Chefs from all over the world bid adieu to culinary ‘pope’ Bocuse at Lyon funeral
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More than 1,500 chefs from around the world, along with thousands of fans of French cuisine, gathered in Lyon on Friday to honour their culinary "pope" Paul Bocuse, who died last Saturday aged 91.
"Monsieur Paul", known as much for his culinary flair as for his love of hearty traditional fare, would probably have preferred a simple ceremony at the small church in the village of Collonges-au-Mont-d'Or. But "that was not possible" given the huge crowd expected, his son Jérôme said.
Instead, the ceremony was held at Lyon's Saint-Jean Cathedral, with two giant screens installed outside for the expected spillover crowd.
To honour him, Bocuse’s culinary colleagues were clad in their chef whites for the ceremony. Among the chefs attending the funeral were Alain Ducasse, whom Bocuse considered his spiritual "son", the Troisgros brothers, Anne-Sophie Pic and Yannick Alléno.
American Thomas Keller as well as Daniel Boulud, based in New York, also came, as did Hiroyuki Hiramatsu, who heads the Bocuse brasseries in Japan.
"He's a god, not only in the world of French cuisine, but in the entire world of cuisine," Japanese chef Kazunori Nakatani said ahead of the ceremony. "Good produce, well-seasoned, good cooking: that is good cuisine," he added, switching to French to reel off his mentor's golden rules. "These are the words that will stay with me."
The government was represented by Gerard Collomb, the interior minister who is a former mayor of Lyon.
An original celebrity chef
Bocuse helped shake up the food world in the 1970s with the Nouvelle Cuisine revolution, sweeping away the rich and heavy sauces of yesteryear in favour of super-fresh ingredients, sleek aesthetics and innovation.
He routinely did his own shopping at the Lyon market, inspecting the produce available and then planning his dishes for the day.
In doing so, he also helped usher in the era of the celebrity chef.
"He was one of the greatest figures of French gastronomy, the General Charles de Gaulle of cuisine," said French food critic François Simon.
The heart of his empire, L'Auberge du Collonges-au-Mont-d'Or, his father's village inn near Lyon in food-obsessed southeastern France, earned three Michelin stars in 1965, and never lost a single one – a singular achievement.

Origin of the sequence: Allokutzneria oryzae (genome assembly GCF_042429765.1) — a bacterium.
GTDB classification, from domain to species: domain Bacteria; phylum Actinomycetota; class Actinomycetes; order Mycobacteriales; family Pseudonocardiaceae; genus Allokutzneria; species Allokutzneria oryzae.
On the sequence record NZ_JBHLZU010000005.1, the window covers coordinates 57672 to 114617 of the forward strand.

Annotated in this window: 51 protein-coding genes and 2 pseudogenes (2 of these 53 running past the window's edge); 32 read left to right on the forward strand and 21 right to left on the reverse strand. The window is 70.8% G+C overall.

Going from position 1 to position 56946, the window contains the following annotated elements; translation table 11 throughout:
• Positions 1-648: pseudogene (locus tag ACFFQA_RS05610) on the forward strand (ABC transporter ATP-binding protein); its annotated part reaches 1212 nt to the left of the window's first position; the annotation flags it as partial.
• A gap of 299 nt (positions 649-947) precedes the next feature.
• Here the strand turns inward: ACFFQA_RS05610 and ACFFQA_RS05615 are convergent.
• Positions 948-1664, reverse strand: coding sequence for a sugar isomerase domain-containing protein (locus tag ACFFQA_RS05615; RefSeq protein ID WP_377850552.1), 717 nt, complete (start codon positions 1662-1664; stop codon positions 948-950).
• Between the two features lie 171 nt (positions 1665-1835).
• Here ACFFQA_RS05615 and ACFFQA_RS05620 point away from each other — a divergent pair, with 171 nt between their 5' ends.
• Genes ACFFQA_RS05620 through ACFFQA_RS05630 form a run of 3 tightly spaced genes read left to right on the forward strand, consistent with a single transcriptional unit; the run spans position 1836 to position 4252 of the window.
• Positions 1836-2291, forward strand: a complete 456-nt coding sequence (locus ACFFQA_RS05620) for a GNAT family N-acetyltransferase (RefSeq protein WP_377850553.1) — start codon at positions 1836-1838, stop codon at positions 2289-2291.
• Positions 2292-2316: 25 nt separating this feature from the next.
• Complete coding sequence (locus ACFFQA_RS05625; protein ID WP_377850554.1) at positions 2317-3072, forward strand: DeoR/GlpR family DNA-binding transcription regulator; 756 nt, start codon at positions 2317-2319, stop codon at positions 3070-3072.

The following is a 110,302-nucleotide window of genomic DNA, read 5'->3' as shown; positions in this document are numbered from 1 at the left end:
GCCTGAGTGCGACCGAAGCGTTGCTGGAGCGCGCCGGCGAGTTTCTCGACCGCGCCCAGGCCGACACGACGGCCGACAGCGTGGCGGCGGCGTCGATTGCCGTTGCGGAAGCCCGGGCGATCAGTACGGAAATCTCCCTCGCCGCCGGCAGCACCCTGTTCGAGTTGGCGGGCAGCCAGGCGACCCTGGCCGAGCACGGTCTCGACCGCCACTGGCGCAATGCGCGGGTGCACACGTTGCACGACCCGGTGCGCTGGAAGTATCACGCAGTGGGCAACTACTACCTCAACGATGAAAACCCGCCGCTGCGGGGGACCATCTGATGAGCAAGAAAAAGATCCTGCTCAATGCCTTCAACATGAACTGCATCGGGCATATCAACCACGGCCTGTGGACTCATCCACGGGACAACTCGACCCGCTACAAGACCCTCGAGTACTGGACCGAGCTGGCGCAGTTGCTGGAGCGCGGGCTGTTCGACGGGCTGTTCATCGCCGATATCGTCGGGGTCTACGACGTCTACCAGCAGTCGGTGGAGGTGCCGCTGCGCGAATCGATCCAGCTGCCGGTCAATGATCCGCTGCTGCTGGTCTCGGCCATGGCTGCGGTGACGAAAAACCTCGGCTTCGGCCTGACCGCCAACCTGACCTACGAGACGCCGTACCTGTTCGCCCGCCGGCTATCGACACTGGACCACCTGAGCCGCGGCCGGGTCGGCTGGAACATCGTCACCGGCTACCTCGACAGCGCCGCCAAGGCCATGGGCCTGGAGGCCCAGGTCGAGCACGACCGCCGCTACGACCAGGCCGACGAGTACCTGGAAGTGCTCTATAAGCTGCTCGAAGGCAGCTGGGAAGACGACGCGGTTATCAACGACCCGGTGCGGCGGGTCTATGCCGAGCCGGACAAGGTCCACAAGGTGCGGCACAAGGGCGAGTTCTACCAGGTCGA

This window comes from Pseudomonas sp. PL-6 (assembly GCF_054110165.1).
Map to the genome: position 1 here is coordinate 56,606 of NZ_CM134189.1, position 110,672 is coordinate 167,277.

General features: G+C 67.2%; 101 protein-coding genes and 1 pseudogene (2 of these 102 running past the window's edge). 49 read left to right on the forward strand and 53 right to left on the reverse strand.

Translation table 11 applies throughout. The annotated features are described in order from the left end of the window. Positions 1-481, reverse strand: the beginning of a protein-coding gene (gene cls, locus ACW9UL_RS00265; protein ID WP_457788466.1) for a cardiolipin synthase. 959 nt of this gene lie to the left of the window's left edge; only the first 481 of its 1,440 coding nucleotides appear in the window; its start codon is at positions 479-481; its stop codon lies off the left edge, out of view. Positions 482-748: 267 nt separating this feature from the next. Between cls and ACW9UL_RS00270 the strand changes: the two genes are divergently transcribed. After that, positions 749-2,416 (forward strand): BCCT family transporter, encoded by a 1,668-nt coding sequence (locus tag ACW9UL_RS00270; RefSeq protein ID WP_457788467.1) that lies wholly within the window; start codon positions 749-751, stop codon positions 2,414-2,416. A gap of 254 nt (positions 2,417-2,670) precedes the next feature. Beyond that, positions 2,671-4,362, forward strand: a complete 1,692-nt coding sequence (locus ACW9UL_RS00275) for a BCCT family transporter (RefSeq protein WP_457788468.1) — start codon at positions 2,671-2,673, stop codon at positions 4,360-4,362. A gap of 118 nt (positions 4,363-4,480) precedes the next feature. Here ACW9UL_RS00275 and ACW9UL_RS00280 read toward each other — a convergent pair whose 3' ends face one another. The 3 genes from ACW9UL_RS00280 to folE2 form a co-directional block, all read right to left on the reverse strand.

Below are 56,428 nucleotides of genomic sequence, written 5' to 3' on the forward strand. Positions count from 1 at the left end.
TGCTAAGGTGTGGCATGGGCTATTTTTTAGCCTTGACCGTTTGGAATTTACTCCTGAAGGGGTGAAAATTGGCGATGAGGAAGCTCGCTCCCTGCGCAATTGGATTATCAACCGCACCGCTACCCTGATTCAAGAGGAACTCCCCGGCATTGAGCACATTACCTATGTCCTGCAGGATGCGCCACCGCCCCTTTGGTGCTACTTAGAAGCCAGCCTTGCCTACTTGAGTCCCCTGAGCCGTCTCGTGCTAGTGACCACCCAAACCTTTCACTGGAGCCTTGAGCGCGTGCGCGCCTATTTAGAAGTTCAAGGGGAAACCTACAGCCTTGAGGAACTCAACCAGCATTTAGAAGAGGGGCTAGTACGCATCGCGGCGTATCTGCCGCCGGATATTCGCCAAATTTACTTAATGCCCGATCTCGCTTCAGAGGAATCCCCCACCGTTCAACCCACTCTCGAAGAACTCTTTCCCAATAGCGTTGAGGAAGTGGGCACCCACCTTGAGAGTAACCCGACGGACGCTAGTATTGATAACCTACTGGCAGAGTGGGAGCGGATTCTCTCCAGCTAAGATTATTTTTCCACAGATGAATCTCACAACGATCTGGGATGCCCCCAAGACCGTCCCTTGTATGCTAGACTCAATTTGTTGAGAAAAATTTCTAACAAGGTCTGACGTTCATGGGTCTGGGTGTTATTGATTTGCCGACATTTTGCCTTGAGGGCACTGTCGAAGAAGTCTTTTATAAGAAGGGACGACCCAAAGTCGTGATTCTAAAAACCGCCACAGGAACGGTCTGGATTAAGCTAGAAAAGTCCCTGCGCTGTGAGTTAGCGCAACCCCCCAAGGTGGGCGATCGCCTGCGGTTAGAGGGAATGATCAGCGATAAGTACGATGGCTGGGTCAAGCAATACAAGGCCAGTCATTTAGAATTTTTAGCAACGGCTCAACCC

Bocuse, who had suffered from Parkinson's disease for several years, died in the room above the restaurant, the same one in which he was born.
"Good cooking for me is when you lift up the lid and it smells delicious, and you reach for a second helping," Bocuse wrote a few years before his illness struck.
A staunch upholder of tradition as well as an innovator, he kept several of his trademark dishes at the Auberge unchanged for decades, including the black truffle soup he created for French president Valéry Giscard d'Estaing in 1975.
His status as the giant of haute cuisine owed as much to his showmanship and business sense as it did to his culinary genius.
"His cuisine was built around the classic French repertoire," said Simon. "But people came for the emotion, for his banter, his sense of humour."
Born into a family of cooks since 1765, Bocuse began his apprenticeship at the age of 16 and came to epitomise a certain type of French epicurean – a lover of fine wine, food and women.
Besides his wife Raymonde, Bocuse long maintained relationships with two mistresses.
"I don't regret anything in my life," Bocuse once said, "except perhaps the pain I may have caused the women in my life. I hope they will forgive me."
(FRANCE 24 with AFP)